[Review] How to be Alone

How to be Alone: CoverI don't recall now how Jonathan Franzen's The Corrections first fell into my hands. I suspect it was a book that I picked up in an airport or bookstore in a city I was visiting when I'd run out of reading material. (A practice that has been obsoleted by owning a Kindle. This is good at 11 p.m. in a hotel with nothing to do, but bad in that I find fewer books through chance.)

What I do recall of The Corrections is that I tore through it obsessively, and enjoyed it immensely. So I picked up some of his other works (The Twenty-Seventh City, Strong Motion) hoping to revisit the feeling I had reading The Corrections.

The Twenty-Seventh City had a cooling effect on my interest in Franzen. It's a decent novel, and set in my home town (St. Louis) but it's not quite the book that The Corrections is. It's more of a suspense title, and much more impersonal than The Corrections.

After picking up How to be Alone a while back, it sat gathering dust because I wanted to check back in with Franzen,  but was a little less motivated to do so.  As it turns out, that was a mistake.

This collection of essays is a must-read for anyone who still loves reading, and cares about the novel. (A first- or second-hand familiarity with depression, or at least Weltschmerz, will also come in handy.)

The essays run the gamut, from deeply personal (such as "My Father's Brain," which deals with his father's decline and death, suffering from Alzheimer's) to the journalistic ("Lost in the Mail," which examines the declining postal service through the lens of Chicago's troubled postal system), to the academic and literary (such as "The Reader in Exile.")

It felt many times like Franzen had written a book for me personally. "Why Bother," is really the core of the book. Originally it was published in Harper's with the title "Perchance to Dream: In an Age of Images, a Reason to Write Novels." Franzen re-worked the essay for the book and re-titled it, because many people mistook the intention of the original essay.

"Why Bother" wrestles with Franzen's "despair about the American novel." Any reader of fiction will find this essay simultaneously satisfying, depressing, and enjoyable. Satisfying and enjoyable because Franzen articulates what most of us already think about the the novel and its place in today's world. Depressing because there's no likelihood that the novel, or writing in general, will ever reclaim its position as a pre-eminent form of discourse.

I also heartily enjoyed "Mr. Difficult," which discusses the difference between schools of thought of how fiction relates to its audience. The "Status" model, which finds "difficult" works of fiction to have value even if the average audience finds it impenetrable and unenjoyable. The "Contract" model assumes that the writer has a contract with their audience to provide an enjoyable work that they can connect with.  (As with Franzen, I find myself firmly in the "Contract" camp, though I feel the "reader-response" school takes this a wee bit too far.)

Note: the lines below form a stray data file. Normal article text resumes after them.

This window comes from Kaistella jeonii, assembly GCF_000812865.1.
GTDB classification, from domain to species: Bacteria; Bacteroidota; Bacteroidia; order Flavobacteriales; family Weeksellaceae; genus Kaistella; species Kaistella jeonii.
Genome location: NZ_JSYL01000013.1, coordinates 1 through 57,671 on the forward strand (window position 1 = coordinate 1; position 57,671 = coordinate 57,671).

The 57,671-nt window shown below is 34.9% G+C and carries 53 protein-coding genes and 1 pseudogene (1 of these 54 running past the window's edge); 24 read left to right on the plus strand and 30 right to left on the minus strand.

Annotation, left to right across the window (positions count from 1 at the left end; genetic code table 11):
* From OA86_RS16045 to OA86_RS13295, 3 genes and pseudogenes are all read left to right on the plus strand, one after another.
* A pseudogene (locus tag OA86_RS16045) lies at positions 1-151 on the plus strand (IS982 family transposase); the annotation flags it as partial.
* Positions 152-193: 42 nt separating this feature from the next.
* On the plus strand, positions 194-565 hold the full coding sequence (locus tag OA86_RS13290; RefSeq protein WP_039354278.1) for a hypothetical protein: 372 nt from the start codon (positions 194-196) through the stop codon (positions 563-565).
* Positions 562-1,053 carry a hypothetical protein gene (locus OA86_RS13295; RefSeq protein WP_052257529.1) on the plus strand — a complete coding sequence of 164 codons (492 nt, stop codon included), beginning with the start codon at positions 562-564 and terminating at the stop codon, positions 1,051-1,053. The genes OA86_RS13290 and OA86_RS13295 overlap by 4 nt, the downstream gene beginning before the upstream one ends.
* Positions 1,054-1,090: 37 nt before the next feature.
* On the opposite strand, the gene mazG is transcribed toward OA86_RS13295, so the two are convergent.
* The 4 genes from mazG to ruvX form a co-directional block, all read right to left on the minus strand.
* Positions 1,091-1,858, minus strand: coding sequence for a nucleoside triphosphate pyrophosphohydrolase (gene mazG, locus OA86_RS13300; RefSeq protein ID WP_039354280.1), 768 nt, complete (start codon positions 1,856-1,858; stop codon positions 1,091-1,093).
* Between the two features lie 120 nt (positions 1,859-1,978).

The writing and arguments put forward in How to be Alone are excellent. I would recommend it to anyone who cares about fiction, reading, and to any fans of Franzen's fiction.

My To-Read List for the Rest of the Year

To Read PileMy current to-read list for the rest of 2013. I'd like to finish all of these by the end of 2013, if not sooner.

This doesn't preclude my adding a few more titles, or moving them around.

I've already started Words and Rules and have almost completed Sacre Bleu and A Collection of Essays by George Orwell. (I'm finding Sacre Bleu much less interesting than usual for Moore's books, but I'm determined to finish it…)

  • Sacre Bleu by Christopher Moore
  • 11/22/63 by Stephen King
  • A Choice of Days by HL Mencken
  • A Collection of Essays by George Orwell by George Orwell
  • A People's History of the United States by Howard Zinn
  • Clarence Darrow by John A. Farrell
  • Contempt of Court by Mark Curriden and Leroy Phillips
  • Drink by Iain Gately
  • Fierce Invalids Home from Hot Climates by Tom Robbins
  • For Us, The Living by Robert A. Heinlein
  • Hitch-22 by Christopher Hitchens
  • How to be Alone by Jonathan Franzen
  • John Adams by David McCullogh
  • Midaq Alley by Naguib Mahfouz
  • Night of the Living Trekkies by Kevin David Anderson and Sam Stall
  • Stand on Zanzibar by John Brunner
  • Strong Motion by Jonathan Franzen
  • The Boxer Rebellion by Diana Preston
  • The Corner by David Simon and Edward Burns
  • The Decline and Fall of the Roman Empire by Edward Gibbon
  • The End of Faith by Sam Harris
  • The Gang that Couldn't Shoot Straight by Jimmy Breslin (Started and then tossed aside. Not worth finishing.)
  • The Handmaid's Tale by Margaret Atwood
  • Wise Blood by Flannery O'Connor
  • Words and Rules by Steven Pinker

(Update: As I finish books, I'll try to remember to come back and put a strikethrough on the title…)

Word of the Day: 積ん読 (tsundoku)

tsundokuFrom a friend on Facebook, tsundoku (積ん読): "the act of leaving a book unread after buying it, typically piled up together with such other unread books." (Combination of tsumu (to pile up) and doku (to read), which is a pun on tsundeoku (to leave piled up).

I'm glad that there's a word for this. It's something I'm well-acquainted with, but didn't have a succinct way of discussing previously…

If I lived to be 100, and could spend 40+ hours a week reading, I still wouldn't finish all the books I'd like to read. And that's assuming I don't turn up any new books when reading other books, and assuming nothing else is published ever again. Sigh.